Friday, April 11, 2014

Caught on Video: Law Abiding Citizen Threatened With Arrest for Refusing to Provide ID; Tells West Lafayette City Cop: "This is not Communist Red China!"

                                  Video submitted by Jon David Held of Lafayette

Two Purdue college friends were on their way to pick up a pizza from Papa John's recently when they were stopped by WLPD officer Nathaniel Biddle because of a burned out license plate bulb.  The driver complied with the officer's request to show identification and proof of insurance.

The passenger in the video, however,  challenged the legality of the police officers' demands that he also provide a driver's license.  Jon David Held, the passenger, verbally provided his name and date of birth and explained that he was not legally required to provide a driver's license since he was a passenger who had broken no law.  This challenge prompted Biddle to call back-up officer Marcus Slifer.   The officers warned Held that he must comply or they could arrest him.

"This is not Communist Red China!," Held argued during the exchange. Held stated that he should be able to go from his home to a pizza place without being stopped and harassed by the police and forced to show his papers.

Held explained to the officer that he wasn't trying to be uncooperative, but that he loves his rights and chose not to give them up.   Further, Held argued that he takes issue with being treated as if he were a criminal.  Held explained that he gets irritated when police officers treat innocent people like criminals when that's not how the constitution works.

Held center with hat was awarded an Eagle Scout badge by Sheriff Tracy Brown
During the conversation Held told the officer he was recording the incident.  Shortly after this disclosure, the officer told the driver he was free to leave.  Held did not provide a driver's license and was not arrested.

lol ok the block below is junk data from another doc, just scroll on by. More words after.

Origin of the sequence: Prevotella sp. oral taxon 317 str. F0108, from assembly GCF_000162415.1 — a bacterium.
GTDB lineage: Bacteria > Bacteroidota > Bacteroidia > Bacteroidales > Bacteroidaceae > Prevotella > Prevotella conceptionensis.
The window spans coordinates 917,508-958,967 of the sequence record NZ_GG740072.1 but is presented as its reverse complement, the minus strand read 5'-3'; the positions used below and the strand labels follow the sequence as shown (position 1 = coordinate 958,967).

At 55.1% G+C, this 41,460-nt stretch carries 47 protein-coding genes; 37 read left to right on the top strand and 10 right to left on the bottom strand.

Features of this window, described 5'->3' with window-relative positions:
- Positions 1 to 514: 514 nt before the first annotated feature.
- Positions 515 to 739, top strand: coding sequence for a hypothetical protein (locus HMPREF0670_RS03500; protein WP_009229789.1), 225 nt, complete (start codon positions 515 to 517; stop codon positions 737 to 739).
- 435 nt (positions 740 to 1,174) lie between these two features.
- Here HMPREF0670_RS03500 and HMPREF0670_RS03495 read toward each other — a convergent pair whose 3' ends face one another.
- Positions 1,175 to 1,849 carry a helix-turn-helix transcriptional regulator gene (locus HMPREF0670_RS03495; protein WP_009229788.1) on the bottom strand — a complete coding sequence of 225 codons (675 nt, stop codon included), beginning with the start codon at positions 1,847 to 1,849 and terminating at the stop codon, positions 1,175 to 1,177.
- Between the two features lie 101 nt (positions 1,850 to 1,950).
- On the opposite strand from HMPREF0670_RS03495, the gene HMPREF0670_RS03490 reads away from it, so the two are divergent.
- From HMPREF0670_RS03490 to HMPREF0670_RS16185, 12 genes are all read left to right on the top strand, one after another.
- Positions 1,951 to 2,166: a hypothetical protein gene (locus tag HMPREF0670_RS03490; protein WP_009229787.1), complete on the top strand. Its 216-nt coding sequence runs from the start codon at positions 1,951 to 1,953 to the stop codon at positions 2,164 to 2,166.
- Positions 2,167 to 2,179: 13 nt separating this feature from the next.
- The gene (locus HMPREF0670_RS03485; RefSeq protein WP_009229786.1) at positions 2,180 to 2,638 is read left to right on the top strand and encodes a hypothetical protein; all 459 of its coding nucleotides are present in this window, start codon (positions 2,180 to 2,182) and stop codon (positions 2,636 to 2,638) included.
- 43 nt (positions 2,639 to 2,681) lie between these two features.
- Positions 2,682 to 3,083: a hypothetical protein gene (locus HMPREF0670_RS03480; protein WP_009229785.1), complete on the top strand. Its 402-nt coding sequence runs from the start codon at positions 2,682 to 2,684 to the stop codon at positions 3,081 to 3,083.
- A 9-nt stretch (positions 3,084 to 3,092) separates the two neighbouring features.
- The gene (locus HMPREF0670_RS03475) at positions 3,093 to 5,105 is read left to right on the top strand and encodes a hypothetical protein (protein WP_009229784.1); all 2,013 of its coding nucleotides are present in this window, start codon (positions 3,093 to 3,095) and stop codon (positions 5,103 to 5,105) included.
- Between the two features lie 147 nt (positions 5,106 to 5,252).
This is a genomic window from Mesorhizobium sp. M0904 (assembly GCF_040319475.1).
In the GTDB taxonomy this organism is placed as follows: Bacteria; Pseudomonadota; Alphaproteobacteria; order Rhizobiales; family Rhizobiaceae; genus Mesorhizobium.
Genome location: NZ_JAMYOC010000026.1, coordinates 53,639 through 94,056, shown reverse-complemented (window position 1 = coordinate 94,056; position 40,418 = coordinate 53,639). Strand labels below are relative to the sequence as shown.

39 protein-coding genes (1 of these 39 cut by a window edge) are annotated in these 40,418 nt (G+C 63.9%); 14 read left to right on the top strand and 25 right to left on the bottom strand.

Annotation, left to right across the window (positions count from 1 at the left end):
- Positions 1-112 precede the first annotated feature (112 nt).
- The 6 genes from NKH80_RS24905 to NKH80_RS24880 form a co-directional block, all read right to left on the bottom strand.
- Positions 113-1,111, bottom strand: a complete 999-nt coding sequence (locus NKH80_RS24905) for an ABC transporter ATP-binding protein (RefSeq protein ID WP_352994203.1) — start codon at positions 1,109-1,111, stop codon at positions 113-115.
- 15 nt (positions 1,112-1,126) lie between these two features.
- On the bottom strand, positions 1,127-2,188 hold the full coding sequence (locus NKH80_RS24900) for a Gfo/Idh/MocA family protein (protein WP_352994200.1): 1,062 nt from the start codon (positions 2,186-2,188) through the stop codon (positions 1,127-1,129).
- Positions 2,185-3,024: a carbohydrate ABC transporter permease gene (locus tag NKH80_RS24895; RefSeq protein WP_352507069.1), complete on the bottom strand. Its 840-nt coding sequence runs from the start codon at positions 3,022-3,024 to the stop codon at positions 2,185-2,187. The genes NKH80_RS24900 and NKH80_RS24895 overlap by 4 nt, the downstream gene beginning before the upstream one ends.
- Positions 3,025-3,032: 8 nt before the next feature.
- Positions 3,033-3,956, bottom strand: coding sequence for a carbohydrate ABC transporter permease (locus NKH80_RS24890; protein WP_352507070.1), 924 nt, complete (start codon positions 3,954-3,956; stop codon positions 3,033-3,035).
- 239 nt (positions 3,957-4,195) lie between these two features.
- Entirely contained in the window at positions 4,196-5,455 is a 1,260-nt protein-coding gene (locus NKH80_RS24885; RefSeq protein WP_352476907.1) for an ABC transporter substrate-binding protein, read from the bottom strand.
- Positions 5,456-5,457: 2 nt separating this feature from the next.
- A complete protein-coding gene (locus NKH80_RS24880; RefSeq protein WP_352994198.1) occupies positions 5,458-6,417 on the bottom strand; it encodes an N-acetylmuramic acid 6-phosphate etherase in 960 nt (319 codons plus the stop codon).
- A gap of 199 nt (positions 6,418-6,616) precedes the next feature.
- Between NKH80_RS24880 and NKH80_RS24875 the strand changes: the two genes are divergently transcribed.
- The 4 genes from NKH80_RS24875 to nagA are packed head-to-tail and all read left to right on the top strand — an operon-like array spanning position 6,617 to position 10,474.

Since this issue continues to rear its ugly head in our community, the LCJ would like to address the misconception that officers are entitled to harass law abiding citizens for identification.

Many police officers, including the ones in this video, falsely claim that passengers who are riding in vehicles that are stopped for minor traffic infractions must provide a driver's license.

The Courts have stated otherwise, including the Indiana Court of Appeals in a 2010 decision against Indianapolis Metropolitan Police Officers, Charles Tice and Davis Ellis.

The defendant, Adam Starr, appealed his conviction of Refusal to Identify Self, a Class C misdemeanor, arguing that a vehicular passenger is not subject to the same criminal penalties by refusing to identify himself when there was no reasonable suspicion that he had committed an infraction or violated an ordinance.

The Appeals Court agreed with Starr.  You can read the entire ruling at this link.

"There is no showing that Starr was stopped as a consequence of any conduct on his part.  There was no reasonable suspicion that he had committed an infraction or ordinance violation, giving rise to an obligation to identify himself upon threat of criminal prosecution.  Accordingly, Starr did not fall within the purview of the Refusal to Identify Self statute.  His conviction must be reversed."

It is clear that the officers in this video and the one involving Erin Gardner had no probable cause for demanding a driver's license for passengers who had committed no criminal offense.

In Gardner's case, she was allegedly assaulted and arrested by LPD Officer Jeffrey Webb.  Gardner has stated that she intends to file a Civil Rights lawsuit as a result.

David Held didn't feel so welcome.
Held's situation did not escalate to the point of arrest, thankfully; however, his father is concerned that it could have easily turned into a nightmare for all parties involved.

"The officers were clearly trying to escalate this situation so they'd have a valid reason to shut what they thought of as a 'young punk' up," commented the senior Held.

"There was too much blood spilled across this country to just give up our rights," said Held who remains proud of his son for standing up against local tyranny.

Indiana Code 34-28-5-3.5 for Refusal to identify self clearly defines "A person who knowingly or intentionally refuses to provide either the person's: (1) name, address, and date of birth; or (2) driver's license, if in the person's possession; to a law enforcement officer who has stopped the person for an infraction or ordinance violation commits a Class C misdeanor."

Held was not driving, therefore, he did not commit any type of infraction.

Gardner was charged with Failure to identify self; however, she was also not driving the vehicle that was stopped.  The officer claims she was not wearing a seatbelt, although there was no way for him to know that since he did not see her until the car was completely stopped.